Coffee processing is the essential step that transforms the fruit of the coffee plant into the roasted beans we use to make our favorite drink.
There are three main methods of coffee processing, each with its own unique characteristics which ultimately determine the taste and flavour of the final product.
Highlighting the bean's natural flavours
The washed coffee process involves removing each layer of the coffee cherry before it's dried, with machines which are either manual or electric-powered.
The next stage is to remove the sweet, sticky mucilage that surrounds the bean by placing the coffee in fermentation tanks. After fermentation, the coffee is washed with clean water before being dried on patios, tables or raised beds.
Washed coffee is almost totally reliant on the inner bean having gained enough carbohydrates and flavour during its growth. This means that environmental factors such as climate and terroir, coupled with operational factors such as fermentation and drying, are fundamental in showcasing the coffee's true flavour.
Washed coffees are widely popular and often have a clean, crisp and medium-bodied profile.
The oldest and riskiest method
The natural coffee processing method is the world's oldest and riskiest process. It involves drying coffee cherries with the fruit and mucilage that surround the bean left intact. This means that the natural sugars, sweetness, and fruit flavours encased in the coffee cherry begin to ferment and merge with the bean during drying.
Once harvested, the coffee is sorted using flotation and winnowing techniques before being taken to a drying area. It's then placed on a surface, usually a patio, table, or raised African bed, and left to dry.
The next stage must be carefully managed to avoid over-fermentation, or the development of moulds. After an agreed amount of time, when the coffee reaches a set moisture level, all of the outer layers of the dried cherry are removed in one step by a de-pulper or hulling machine.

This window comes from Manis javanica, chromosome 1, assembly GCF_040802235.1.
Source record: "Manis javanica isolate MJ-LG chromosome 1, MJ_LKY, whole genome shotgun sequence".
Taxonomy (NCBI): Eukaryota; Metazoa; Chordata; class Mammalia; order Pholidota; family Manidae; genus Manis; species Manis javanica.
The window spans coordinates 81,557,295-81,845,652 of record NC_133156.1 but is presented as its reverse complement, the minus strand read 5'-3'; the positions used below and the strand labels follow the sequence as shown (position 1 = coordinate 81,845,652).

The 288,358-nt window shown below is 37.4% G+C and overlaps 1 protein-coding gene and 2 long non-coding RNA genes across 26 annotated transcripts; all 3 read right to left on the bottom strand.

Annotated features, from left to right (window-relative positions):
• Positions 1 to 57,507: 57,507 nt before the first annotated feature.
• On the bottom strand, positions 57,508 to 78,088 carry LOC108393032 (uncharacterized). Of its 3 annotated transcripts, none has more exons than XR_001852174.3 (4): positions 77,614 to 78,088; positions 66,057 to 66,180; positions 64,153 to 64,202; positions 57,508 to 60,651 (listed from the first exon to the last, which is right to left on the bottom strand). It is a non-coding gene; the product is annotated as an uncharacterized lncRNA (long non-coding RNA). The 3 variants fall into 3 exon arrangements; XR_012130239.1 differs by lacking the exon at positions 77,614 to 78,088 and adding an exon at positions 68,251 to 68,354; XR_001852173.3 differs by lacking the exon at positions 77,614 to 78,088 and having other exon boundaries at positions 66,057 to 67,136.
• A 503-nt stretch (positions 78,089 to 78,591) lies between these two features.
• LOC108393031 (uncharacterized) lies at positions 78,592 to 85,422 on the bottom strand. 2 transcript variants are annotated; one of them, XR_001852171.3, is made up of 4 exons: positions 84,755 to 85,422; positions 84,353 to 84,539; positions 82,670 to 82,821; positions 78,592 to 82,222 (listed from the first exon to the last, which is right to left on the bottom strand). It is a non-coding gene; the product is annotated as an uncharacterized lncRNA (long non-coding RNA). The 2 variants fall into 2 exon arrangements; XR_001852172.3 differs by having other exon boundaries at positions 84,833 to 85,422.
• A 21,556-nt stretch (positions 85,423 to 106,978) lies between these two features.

This method tends to create a very bright, vibrant, and intense cup, often with high sweetness and heavy body.
Honey/Pulped Natural Processing
The middle ground
Honey or pulped natural coffee processing are terms that are sometimes used interchangeably. These methods sit between washed and natural processing, often creating fruit-forward coffees with medium sweetness and body, showcasing attributes from both the washed and natural methods.
After the harvested coffee is pushed through a de-pulper, the coffee is moved directly to the drying area with the sticky mucilage left intact. Producers often experiment with leaving different amounts of mucilage on the coffee to achieve different cup profiles and colours – this relates to white, yellow, gold black, or red honey coffees.
Innovations in coffee farming
There is now more investment in farm-level practices than ever before. Producers are investing in new technologies and farming processes, expanding their research capabilities while keeping cup quality central to their approach. Experimental processing methods aim to create new and exciting flavour profiles, often by manipulating the coffee cherry's fermentation process.
One such experimental method is Anaerobic Fermentation, a relatively new and innovative process that involves fermenting coffee beans in an oxygen-free environment for better control, and therefore enhanced taste. Chemical changes alter the flavour and aroma of coffee, leading to unique, intense flavours that are different from those produced by other processing methods.
Understanding the main methods of coffee processing is essential in determining your coffee preferences. After all, knowing the flavour profiles and characteristics of each method will help you choose the perfect coffee for your taste.
Why not browse our current range of coffees, from all over the processing spectrum, and see what tickles your tastebuds?